Then, in 2015, God maneuvered me to Restoration Synagogue, transitioned me from Sunday worship service to Saturday worship service, and I had the joy of diving into messianic Judaism, messianic worship dance, dive into learning about the Jewish roots to my faith, and becoming a part of a congregation that really drew me in, received me and accepted me in a way I had never experienced before. Not that anything was ever wrong with my previous churches. But I began to experience community on a new level that I’d never experienced before. And when I occasionally had relational ‘episodes’ which stressed me out and caused me to create chaos while I was trying to be understood, the leaders treated me in helpful ways that blew my mind—never judging me, but not allowing me to disrespect others either; understanding me, but making sure I understood the others’ perspective too.
I quickly came to be constantly borrowing books from Rabbi Matt’s library, sometimes amazing him by how quickly I’d read something, or by reading cover-to-cover a book that’s generally used for reference purposes only. I was also invited to become a part of the team that welcomes people to service—not by being a “greeter”, but by being the person who sets things up. And while worship dance for me is as natural a part of me as breathing, being a part of dance is considered as a volunteer ministry position. It’s like my life is beginning.
So now with the help of a new friend at Restoration, I find that Asperger’s may afford me the opportunity to do something that I could not do on my own: afford to return to college and finally complete my bachelor’s degree in the major that I for a number of years have longed to complete: Christian Studies. It’s true that I long to complete a bachelor’s degree just to have a bachelor’s degree; however my highest hope is that completing this major will open up new ways for me to be of service at Restoration, open up new ways for me to overcome the areas where Asperger’s makes it difficult for me to truly minister to people in the way I’ve always longed to.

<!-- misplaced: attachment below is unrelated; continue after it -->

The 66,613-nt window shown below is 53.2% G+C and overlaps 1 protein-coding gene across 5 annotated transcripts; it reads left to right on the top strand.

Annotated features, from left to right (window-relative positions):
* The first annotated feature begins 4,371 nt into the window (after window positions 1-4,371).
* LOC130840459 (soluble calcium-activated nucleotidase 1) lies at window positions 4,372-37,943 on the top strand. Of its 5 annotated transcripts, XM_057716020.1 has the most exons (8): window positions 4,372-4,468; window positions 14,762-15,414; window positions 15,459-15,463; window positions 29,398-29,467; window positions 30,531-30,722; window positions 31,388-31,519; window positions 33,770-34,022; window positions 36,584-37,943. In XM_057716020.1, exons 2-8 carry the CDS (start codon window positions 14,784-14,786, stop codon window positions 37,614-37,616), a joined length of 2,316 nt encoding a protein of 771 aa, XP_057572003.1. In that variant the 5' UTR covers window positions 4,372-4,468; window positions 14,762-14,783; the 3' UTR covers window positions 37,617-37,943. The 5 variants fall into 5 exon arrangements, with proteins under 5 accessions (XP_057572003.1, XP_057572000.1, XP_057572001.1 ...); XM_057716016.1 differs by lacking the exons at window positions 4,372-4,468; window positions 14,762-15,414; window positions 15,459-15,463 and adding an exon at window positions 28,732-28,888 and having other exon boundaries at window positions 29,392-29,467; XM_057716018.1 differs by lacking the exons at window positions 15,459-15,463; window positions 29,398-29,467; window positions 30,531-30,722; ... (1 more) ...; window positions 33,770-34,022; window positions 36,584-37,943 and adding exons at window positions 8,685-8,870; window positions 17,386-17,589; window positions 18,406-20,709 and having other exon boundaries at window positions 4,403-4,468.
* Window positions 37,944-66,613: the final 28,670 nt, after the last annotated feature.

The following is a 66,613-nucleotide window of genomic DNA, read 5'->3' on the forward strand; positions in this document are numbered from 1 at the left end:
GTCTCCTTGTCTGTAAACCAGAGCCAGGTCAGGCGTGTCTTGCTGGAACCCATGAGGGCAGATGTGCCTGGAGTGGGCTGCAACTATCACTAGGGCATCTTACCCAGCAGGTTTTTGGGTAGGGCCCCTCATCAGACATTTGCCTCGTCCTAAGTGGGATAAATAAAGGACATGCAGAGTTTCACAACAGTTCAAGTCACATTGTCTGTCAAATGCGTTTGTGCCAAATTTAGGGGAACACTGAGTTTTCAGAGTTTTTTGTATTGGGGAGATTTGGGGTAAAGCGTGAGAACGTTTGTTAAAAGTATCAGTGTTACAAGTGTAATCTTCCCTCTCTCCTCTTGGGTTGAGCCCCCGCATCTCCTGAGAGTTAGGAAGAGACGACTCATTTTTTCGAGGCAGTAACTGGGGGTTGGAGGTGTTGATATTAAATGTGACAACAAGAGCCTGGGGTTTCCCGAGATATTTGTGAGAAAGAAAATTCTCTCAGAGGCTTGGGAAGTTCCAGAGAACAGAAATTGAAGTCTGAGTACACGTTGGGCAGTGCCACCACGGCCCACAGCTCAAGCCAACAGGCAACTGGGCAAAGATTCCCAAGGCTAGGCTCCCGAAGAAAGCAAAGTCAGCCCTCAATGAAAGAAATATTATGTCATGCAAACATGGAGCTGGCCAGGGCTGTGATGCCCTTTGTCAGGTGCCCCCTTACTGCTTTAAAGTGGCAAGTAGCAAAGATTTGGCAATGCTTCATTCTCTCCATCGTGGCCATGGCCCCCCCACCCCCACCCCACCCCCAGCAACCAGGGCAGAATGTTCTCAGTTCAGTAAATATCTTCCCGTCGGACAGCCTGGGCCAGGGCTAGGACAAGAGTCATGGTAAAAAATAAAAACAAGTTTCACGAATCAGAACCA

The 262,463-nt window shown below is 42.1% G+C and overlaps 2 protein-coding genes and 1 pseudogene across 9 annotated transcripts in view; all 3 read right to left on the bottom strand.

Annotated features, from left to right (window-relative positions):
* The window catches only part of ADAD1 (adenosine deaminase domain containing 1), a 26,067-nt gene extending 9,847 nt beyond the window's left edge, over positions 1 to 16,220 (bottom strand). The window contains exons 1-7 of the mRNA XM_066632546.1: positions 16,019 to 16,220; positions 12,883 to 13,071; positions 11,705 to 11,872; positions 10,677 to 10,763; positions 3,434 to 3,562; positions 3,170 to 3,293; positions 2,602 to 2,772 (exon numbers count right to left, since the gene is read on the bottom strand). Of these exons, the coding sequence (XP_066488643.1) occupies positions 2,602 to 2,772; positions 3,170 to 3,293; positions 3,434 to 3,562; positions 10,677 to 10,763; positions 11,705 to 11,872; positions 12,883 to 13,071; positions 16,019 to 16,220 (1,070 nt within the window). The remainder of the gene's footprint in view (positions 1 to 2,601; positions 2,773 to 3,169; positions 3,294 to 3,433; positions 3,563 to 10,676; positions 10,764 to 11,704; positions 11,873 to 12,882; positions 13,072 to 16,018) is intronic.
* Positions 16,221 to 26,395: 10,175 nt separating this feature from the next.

Kerry Magro, a professional speaker and best-selling author who is also on the autism spectrum started the nonprofit KFM Making a Difference in 2011 to help students with autism receive scholarship aid to pursue a post-secondary education. Help us continue to help students with autism go to college by making a tax-deductible donation to our nonprofit here.
Also, consider having Kerry, one of the only professionally accredited speakers on the spectrum in the country, speak at your next event by sending him an inquiry here. If you have a referral for someone who many want him to speak please reach out as well! Kerry speaks with schools, businesses, government agencies, colleges, nonprofit organizations, parent groups and other special events on topics ranging from employment, how to succeed in college with a learning disability, internal communication, living with autism, bullying prevention, social media best practices, innovation, presentation best practices and much more!
We’d also appreciate if you could take a minute to create a Facebook Fundraiser to support our nonprofit’s scholarship fund! You can learn more about how you can do just that here.